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Deep Tillage: What’s Old Is New Again

At farm shows and in the farm press I am seeing some “new” information about the use of various deep tillage machines to break up hardpans and improve crop growth and yields. It will be interesting to see the results come in. It is always possible to learn new tricks and we must always keep an open mind when new ideas come along.

Deep tillage is not a new idea, of course, but there are new and improved machines that may accomplish things old ones did not.

My first exposure with deep tillage was a subsoiling operation by a neighbour on the farm at Milden, Sask. Soils there are mostly excellent Regina clay and heavy clay types. The heavy clay lets water in slowly, so subsoiling was to “loosen up” the heavy clay. The tractor was a ’55 Massey Harris — a big tractor for the day and the subsoiler was a single large curved spike that was to do the trick. It never became common practice so presumably was not a winner.

In the 1970s and 1980s the Solonetzic soils of Saskatchewan and Alberta were the main targets for various forms of deep tillage. Deep ripping was practiced but deep plowing was considered to be the best. It involved not only the physical act of “ tearing up” the tough B horizon (upper subsoil hardpan) but chemistry was also involved. The tough B horizon was a result of too much sodium on the clays resulting in dispersion of the clay and the formation of the ‘hardpan’. The deep plowing involved bringing up some gypsum (CaSO4) from the C horizon (lower subsoil) to mix with the high-sodium B horizon to effect a chemical as well as physical solution.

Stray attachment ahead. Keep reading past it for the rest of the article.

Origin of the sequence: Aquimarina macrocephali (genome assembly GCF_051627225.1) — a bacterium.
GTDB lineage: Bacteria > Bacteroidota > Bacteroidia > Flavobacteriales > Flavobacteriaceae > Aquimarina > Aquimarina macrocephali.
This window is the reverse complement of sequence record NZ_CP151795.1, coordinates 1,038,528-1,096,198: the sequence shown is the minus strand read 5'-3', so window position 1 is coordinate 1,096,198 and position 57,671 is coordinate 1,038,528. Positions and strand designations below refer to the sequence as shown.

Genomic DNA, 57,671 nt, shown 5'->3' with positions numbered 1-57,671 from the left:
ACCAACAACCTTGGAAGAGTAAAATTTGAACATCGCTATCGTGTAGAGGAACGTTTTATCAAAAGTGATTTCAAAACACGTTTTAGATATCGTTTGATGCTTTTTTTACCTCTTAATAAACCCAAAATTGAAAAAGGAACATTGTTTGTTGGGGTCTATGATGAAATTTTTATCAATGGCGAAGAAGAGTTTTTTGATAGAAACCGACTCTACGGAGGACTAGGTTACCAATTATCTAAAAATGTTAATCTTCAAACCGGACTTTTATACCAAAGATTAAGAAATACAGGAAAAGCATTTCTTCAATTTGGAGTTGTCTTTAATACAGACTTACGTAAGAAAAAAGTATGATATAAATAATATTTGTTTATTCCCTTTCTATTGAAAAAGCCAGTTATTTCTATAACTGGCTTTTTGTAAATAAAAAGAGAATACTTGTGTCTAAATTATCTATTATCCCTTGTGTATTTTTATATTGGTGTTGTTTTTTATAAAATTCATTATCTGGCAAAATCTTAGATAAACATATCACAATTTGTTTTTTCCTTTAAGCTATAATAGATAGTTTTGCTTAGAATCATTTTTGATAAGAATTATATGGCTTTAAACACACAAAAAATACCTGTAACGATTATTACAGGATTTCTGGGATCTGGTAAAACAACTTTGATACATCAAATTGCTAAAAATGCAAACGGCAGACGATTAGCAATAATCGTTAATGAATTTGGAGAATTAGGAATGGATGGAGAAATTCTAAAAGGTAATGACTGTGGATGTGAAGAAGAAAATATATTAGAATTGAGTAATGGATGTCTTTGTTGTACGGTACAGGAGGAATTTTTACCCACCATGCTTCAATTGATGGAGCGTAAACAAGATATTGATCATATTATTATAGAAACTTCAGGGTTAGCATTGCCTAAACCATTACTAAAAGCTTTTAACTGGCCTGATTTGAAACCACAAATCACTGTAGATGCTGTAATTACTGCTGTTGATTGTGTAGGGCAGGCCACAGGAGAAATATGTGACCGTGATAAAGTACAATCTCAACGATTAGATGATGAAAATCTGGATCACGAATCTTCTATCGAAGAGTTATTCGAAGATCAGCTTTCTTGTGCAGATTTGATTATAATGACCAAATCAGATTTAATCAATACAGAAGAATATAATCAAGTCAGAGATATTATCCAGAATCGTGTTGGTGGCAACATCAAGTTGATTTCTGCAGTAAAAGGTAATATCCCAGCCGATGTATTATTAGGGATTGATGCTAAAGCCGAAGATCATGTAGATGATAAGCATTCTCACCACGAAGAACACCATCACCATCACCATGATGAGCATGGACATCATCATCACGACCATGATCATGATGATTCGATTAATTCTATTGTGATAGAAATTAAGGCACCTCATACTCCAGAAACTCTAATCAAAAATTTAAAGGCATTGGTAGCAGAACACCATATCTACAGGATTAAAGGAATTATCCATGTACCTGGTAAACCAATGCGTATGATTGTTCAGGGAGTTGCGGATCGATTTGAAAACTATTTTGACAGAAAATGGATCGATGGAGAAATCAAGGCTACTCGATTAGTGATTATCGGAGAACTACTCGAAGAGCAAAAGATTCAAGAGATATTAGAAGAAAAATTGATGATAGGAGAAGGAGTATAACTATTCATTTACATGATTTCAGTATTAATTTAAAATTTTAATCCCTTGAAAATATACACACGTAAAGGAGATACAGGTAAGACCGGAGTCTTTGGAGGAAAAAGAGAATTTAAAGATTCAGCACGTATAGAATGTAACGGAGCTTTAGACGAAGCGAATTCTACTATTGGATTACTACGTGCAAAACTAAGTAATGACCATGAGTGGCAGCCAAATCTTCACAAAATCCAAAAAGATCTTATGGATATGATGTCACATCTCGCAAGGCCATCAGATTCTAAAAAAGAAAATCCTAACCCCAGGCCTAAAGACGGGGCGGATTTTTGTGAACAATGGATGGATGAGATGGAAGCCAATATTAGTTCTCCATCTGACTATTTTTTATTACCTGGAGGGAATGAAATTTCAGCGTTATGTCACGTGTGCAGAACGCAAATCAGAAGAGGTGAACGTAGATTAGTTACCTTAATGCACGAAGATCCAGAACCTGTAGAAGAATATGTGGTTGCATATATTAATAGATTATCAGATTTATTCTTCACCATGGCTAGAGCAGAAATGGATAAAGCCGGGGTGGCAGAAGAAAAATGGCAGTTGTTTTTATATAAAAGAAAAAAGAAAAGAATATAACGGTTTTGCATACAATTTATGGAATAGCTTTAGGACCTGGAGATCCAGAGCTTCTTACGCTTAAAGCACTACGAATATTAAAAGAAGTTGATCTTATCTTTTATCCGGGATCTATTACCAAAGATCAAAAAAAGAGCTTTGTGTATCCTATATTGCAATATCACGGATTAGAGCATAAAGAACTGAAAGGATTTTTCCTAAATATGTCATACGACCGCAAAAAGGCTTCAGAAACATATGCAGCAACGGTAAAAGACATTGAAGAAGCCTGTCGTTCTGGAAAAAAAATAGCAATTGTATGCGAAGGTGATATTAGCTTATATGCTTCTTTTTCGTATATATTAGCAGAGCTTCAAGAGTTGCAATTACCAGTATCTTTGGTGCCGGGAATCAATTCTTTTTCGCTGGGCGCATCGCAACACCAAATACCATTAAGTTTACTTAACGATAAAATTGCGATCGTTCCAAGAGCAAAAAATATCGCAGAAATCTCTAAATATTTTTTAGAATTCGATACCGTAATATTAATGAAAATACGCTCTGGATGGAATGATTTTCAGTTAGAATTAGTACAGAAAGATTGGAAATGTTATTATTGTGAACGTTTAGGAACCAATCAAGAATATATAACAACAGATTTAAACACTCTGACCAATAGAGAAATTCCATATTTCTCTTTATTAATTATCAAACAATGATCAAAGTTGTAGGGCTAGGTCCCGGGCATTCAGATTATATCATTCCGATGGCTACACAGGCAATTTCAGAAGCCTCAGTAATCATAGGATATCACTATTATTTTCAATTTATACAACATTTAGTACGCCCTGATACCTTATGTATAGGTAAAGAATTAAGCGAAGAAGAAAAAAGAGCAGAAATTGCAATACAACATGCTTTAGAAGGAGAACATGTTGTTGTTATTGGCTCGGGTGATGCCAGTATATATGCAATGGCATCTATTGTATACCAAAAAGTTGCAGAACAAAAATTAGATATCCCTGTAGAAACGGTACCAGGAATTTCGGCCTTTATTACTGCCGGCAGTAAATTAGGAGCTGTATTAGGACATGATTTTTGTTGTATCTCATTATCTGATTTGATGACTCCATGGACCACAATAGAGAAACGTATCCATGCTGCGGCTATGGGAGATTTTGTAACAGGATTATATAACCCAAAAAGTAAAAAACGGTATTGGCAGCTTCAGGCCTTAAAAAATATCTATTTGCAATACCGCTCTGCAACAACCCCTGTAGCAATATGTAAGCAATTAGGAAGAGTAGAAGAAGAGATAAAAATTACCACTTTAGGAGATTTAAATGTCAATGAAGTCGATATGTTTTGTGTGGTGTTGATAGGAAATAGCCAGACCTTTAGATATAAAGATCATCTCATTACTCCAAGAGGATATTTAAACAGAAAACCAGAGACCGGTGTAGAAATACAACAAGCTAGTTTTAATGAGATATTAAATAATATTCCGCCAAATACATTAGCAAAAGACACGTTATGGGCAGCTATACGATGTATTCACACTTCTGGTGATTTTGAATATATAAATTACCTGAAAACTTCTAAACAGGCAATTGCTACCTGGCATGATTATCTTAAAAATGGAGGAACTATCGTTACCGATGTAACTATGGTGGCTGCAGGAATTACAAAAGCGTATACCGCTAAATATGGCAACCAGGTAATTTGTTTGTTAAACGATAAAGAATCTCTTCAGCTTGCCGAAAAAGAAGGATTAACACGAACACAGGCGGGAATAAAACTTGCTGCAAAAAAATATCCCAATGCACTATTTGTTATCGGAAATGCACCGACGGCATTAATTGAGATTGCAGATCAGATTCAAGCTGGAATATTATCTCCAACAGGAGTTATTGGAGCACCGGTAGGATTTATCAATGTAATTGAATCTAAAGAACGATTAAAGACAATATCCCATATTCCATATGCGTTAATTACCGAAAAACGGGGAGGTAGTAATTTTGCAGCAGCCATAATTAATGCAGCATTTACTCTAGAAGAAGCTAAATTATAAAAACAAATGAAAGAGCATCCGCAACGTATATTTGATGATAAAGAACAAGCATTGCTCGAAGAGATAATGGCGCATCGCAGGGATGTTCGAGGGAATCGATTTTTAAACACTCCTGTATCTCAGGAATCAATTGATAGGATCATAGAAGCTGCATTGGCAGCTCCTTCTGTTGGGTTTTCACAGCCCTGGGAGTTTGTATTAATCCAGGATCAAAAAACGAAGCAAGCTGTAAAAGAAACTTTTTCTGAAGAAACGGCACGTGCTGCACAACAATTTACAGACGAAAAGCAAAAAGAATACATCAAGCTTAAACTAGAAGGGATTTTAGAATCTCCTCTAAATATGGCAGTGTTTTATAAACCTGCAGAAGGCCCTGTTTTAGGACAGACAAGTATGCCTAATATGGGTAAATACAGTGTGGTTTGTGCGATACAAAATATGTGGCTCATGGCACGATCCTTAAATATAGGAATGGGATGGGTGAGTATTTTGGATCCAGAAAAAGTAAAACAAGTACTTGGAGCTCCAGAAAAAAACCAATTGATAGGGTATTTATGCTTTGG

The photo shows the biggest and most elaborate plow of those days. It was built so it could set aside the topsoil, mix the B and C horizons together and on the next pass the topsoil was placed back on top. It’s quite a piece of machinery and the power and diesel fuel required was large.

The main belt of Solonetz soils is in the Stettler-Brooks area of Alberta. It is an area where the glaciers went “once over lightly” and much of what they had to work with was sodic (sodium-rich) shales. The soils that developed were Solonetz.

In the Weyburn-Radville area of Saskatchewan, some farms did big chunks of the farm — a few fields each year — and there were definite positive benefits. But, soils being what they are, there were other fields where the deep plowing turned up copious quantities of salts which were hard to get rid of. In today’s world an EC survey of the field would help identify areas with excess salts too close to surface. But deep plowing is not a precision application easily done on patches of a field.

The big advantage to Solonetz soils has been the introduction of zero till. The constant tillage with the old half-and-half farming system messed up the soil structure and left cement like lumps. But that is all gone with zero till.

Time will tell whether the new round of deep tillage will find a fit. The current machines do not do inversion so it is a much different game than the deep plowing of Solonetz soils. One thing I learned in my extension years — farmers like the idea of power; diesel fuel and steel and are always ready to give it a try.

Good luck.

J.L.(Les)Henryisaformerprofessorand extensionspecialistattheUniversityof Saskatchewan.HefarmsatDundurn,Sask. Healsorecentlyfinishedasecondprintingof Henry’sHandbookofSoilandWater”,abook thatmixesthebasicsandpracticalaspectsof soil,fertilizerandfarming.Leswillcoverthe shippingandGSTforGrainewreaders.Simply sendachequefor$50toHenryPerspectives, 143TuckerCres,Saskatoon,SK,S7H3H7,and hewilldispatchasignedbookposte-haste.

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